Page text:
This Island Is Full of Diseased Chimps Abandoned by a US Testing Lab

Image: Darby Cecil via Facebook

Off the coast of Liberia lies an island inhabited solely by chimpanzees that were infected with a barrage of diseases and abandoned there by a testing lab. It sounds like the beginning of a movie, but there’s nothing fictional about this place.

New visitors to “Monkey Island”—as it’s called by locals—are unwelcome. Apart from a few trusted caretakers who bring the chimps food, anyone who attempts to step foot on the island will face the animals’ wrath. They reportedly act aggressively and throw fruit at tourists as they approach the island.

So how did they get there?

Back in 1974, the New York Blood Center (NYBC) set up a controversial laboratory in Liberia to develop vaccines for infectious diseases. The island’s chimp residents were taken from the wild or purchased from private owners and infected with diseases like hepatitis and “river blindness.”

Image: Flickr/Charles Patrick Ewing

Once chimps tested positive for hepatitis, they were taken directly to the island. Because chimpanzees are notoriously weak swimmers, they are unable to leave the island and rarely venture too far offshore.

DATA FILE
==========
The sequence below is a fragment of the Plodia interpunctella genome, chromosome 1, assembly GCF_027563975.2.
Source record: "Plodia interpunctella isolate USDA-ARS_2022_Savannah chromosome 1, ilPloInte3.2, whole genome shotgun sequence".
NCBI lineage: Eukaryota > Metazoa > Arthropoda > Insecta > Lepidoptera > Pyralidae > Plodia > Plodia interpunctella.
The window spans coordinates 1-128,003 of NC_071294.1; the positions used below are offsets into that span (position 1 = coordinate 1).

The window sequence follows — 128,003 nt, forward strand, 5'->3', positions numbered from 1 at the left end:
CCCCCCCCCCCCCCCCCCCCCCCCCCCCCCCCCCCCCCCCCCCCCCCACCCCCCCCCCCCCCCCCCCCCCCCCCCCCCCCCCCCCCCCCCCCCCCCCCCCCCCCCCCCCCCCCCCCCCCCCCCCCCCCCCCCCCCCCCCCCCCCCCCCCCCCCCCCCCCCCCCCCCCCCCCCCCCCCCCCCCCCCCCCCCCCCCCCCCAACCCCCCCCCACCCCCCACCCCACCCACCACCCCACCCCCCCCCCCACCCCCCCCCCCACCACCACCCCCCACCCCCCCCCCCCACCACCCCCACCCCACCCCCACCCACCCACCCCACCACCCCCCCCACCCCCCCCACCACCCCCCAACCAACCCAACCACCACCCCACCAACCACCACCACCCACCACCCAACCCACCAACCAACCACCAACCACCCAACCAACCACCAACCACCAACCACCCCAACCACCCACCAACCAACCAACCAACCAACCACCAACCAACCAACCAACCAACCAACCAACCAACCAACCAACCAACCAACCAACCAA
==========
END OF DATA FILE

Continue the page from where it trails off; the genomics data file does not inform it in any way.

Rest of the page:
The lab began garnering negative attention when the public became aware that chimpanzee testing, and testing on non-human primates in general, was often cruel and inhumane. In 2005, the center finally closed the lab due to public pressure and moved the remaining chimps to the island. The animals could not be released back into their natural environment due to their disease exposure, and many were unable to hunt or properly care for themselves due to their lack of time in the natural world.

The staff continued to bring food and water to the animals until 2015 when NYBC decided that funding would no longer be made available. After more public outcry, however, NYBC made an agreement with the Humane Society in 2017, pledging to fund the care of the apes for the rest of their lives.

The apes remain on the island today, and receive daily care and food deliveries.

See more of the island in this Vice documentary:

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